In June as many as a dozen species may burst their buds on a single day.
No man can heed all of these anniversaries; no man can ignore all of them.

What are you seeing out there? We'd love to hear from you! The following posts are from some of our local Harpswell Nature Watchers. All of the contributions below are seen immediately in our Facebook group.

Click here for more information about Harpswell Nature Watchers.
Two shrubs, both that will produce clusters of fruit, are blooming now at Curtis Farm Preserve. Arrowwood viburnum ( Viburnum dentatum ) is a native shrub whose bluish fruits in the fall are a favorite for birds. It has lovely red foliage in the fall. The other is autumn olive ( Elaeagnus umbellata ). This is a highly invasive shrub originating from East Asia. It produces large clusters of striking red edible berries. It is drought-tolerant and fixes its own nitrogen, so can grow in poor soils. It can become quite large and will crowd out native species. Birds and other mammals unfortunately help disperse the seeds.
(Submitted by Lynn Knight, June 25, 2020)
An early morning boat trip allowed us to observe the east side of Ram Island, off the southeast shore of Orr's Island. This is a bird sanctuary so you cannot land on the island or disturb birds during nesting season (March 15 - August 15). Using 10X binoculars and a long telephoto lens on my camera, I was able to observe large numbers of nesting double-crested cormorants and herring gulls. The birds are comfortable in close quarters on the island, probably in hopes of avoiding predators.
(Submitted by Ed Robinson, June 24, 2020)
In fine weather, we enjoyed a boat trip along Harpswell Sound one afternoon. There are large numbers of common eiders in local waters now, with hens and their chicks traveling together for safety from bald eagles, gulls and other predators. In late afternoon light we came upon an osprey resting on a small island near Lombos Hole between hunting trips in search of fish for dinner.
(Submitted by Ed Robinson, June 17, 2020)
In animals, stripes serve to provide camouflage or warn predators. At the scale of landscapes, stripes reveal differences among plants in animals in their ability to deal with difficult environments, predation, or competition for space.
CLICK HERE to learn about the stripes on the Maine shoreline.
(Submitted by Nat Wheelwright, June 16, 2020)
Seeing live and active horseshoe crabs is quite a fascinating treat. I'm guessing this is a once-a-year activity that I was lucky enough to capture. Generally, if I've seen evidence of horseshoe crabs at all, I've seen the empty shells.
(Submitted by Gina Snyder, June 13, 2020)
Lots of fun stuff is blooming at Long Reach Preserve! I encourage you all to go there for a stroll! Indian cucumber root, huckleberries, Jack-in-the-pulpit, sarsaparilla, wild calla, wood sorrel, and blue-bead lily—to name a few recent bloomers. And the fringed poly gala that Gina posted previously is still blooming. Indian cucumber root ( Medeola virginiana ) is a member of the lily family and has such an unusual flower. It does have a crisp, waxy looking edible tuber that is said to have a cucumber flavor. Of course, as with most wildflowers, the population of these plants is not large enough to allow harvesting without detrimentally impacting their presence. The other lily I mentioned, blue-bead lily ( Clintonia borealis ), will produce deep-blue berries later in the season that are not edible.
(Submitted by Lynn Knight, June 10, 2020)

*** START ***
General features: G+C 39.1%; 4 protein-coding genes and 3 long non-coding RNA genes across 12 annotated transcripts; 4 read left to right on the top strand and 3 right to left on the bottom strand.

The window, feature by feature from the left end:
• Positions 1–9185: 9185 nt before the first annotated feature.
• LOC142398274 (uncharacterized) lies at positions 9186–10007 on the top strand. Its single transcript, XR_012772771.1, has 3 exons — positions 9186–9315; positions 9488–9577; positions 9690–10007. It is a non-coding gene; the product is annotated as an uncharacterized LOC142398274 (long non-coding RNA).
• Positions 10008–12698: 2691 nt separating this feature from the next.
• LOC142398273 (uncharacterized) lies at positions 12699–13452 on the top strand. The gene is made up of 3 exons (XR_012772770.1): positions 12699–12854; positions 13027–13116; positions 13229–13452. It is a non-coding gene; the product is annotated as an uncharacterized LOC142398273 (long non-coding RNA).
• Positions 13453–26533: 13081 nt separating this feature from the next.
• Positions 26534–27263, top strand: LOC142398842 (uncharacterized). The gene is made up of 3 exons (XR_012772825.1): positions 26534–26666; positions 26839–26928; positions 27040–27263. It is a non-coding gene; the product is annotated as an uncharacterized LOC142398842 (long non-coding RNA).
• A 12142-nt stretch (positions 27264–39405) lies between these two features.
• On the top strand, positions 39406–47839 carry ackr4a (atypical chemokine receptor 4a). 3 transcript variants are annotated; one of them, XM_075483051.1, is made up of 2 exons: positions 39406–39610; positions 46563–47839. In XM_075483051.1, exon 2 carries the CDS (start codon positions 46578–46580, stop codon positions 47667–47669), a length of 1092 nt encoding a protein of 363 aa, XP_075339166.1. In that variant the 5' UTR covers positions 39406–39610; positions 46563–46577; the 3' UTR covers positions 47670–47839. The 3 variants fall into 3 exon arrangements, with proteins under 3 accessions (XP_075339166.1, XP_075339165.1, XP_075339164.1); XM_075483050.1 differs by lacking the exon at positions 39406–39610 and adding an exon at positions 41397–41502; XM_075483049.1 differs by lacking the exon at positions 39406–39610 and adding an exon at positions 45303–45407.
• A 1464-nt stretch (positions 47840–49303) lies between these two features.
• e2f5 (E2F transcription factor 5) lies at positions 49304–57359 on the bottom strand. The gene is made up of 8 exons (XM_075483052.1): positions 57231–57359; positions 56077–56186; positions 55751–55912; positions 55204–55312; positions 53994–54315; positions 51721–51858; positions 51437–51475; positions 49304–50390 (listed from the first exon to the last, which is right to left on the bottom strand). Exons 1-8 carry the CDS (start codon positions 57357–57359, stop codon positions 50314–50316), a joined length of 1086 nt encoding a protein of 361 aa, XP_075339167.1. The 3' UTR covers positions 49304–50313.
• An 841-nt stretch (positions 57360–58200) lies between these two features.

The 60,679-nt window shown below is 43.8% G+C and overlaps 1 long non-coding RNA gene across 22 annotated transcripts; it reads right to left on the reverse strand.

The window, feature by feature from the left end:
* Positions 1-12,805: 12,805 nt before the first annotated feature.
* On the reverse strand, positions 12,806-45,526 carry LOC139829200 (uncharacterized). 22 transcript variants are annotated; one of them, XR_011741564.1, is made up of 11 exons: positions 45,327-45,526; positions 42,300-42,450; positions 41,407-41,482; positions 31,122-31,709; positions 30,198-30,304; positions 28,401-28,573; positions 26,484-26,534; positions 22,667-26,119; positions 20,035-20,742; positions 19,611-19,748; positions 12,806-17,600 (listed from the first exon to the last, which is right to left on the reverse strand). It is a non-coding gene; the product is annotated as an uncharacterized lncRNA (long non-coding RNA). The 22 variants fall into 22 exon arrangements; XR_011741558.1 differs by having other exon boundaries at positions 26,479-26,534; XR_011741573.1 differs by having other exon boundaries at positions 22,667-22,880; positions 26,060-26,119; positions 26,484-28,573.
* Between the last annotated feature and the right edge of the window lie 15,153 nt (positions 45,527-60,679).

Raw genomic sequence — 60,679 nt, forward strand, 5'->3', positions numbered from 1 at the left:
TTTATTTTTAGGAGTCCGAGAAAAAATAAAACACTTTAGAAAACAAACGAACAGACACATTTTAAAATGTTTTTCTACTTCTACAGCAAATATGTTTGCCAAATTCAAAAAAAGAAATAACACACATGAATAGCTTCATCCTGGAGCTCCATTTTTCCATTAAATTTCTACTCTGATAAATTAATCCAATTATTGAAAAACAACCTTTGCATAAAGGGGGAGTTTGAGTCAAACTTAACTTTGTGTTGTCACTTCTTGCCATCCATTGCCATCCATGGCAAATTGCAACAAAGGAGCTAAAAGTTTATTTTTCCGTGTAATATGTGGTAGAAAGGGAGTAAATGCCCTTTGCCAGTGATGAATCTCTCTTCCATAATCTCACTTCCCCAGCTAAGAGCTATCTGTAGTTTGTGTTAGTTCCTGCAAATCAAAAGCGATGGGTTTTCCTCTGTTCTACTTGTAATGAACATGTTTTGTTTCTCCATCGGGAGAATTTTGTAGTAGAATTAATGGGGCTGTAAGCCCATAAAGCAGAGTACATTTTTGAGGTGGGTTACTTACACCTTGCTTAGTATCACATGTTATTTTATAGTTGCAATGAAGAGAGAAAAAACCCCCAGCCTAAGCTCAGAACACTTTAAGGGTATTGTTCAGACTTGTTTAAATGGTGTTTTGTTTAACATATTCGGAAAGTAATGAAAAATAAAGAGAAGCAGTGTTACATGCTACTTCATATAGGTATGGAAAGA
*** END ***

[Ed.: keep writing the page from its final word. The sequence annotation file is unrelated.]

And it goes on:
Northern wood sorrel (Oxalis montana)
(Submitted by Lynn Knight and Susan Hayward, June 10, 2020)
Had a visit by a Goldfinch this morning, what a pretty bird, seemed to be admiring itself in the window across from it!
(Submitted by Gina Snyder, June 9, 2020)
Showy lady’s slippers are blooming now in the wet woods ( Cypripedium acaule ). According to the botanists at the British Columbia Forest Service, Cypripedium means ‘Aphrodite’s foot,’ Kypris being an old name for this ancient Greek goddess of love.

This lovely orchid is interesting for several reasons. It has a symbiotic relationship with a specific fungus in the soil that digests the outer coating of the seeds to allow them to germinate. These fungi also integrate themselves with the underground stems to supply minerals and other nutrients in return for food the orchid manufactures via photosynthesis. In a class I took years ago at New England Wildflower Society (now the Native Plant Trust), the instructor explained that there are two small openings at the top of the bulbous “slipper” flower where bees must brush past the pollen-bearing anthers to enter and exit. However, botanists have determined that most bees only do this once or twice before they learn that it isn’t worth the trouble navigating the difficult passages since there is no nectar reward. So only two percent of the flowers are successfully pollinated. Knowing its challenges, you can understand why these flowers are a protected species.
(Submitted by Lynn Knight and Susan Hayward, June 4, 2020)
An update on what is blooming at Curtis Farm preserve – Along the field edges you will find lots of early lowbush blueberries, yellow hawkweed, and cinquefoil flowering. Black chokeberry shrubs are blooming along the forest edges on the south side of the field. And, along the left side of the trail down to the coves, the pink lady slippers are out! The chokeberry shrubs ( Aronia melanocarpa ) produce black berries that are bitter eaten raw but can be made into jelly. The yellow hawkweed ( Hieracium caespitosum ) is native to Europe, brought here as an ornamental. There is also an orange version of this species I’m sure you have seen along roadsides and other disturbed areas, called orange hawkweed or devil’s paintbrush ( Hieracium aurantiacum ).
(Submitted by Lynn Knight, June 4, 2020)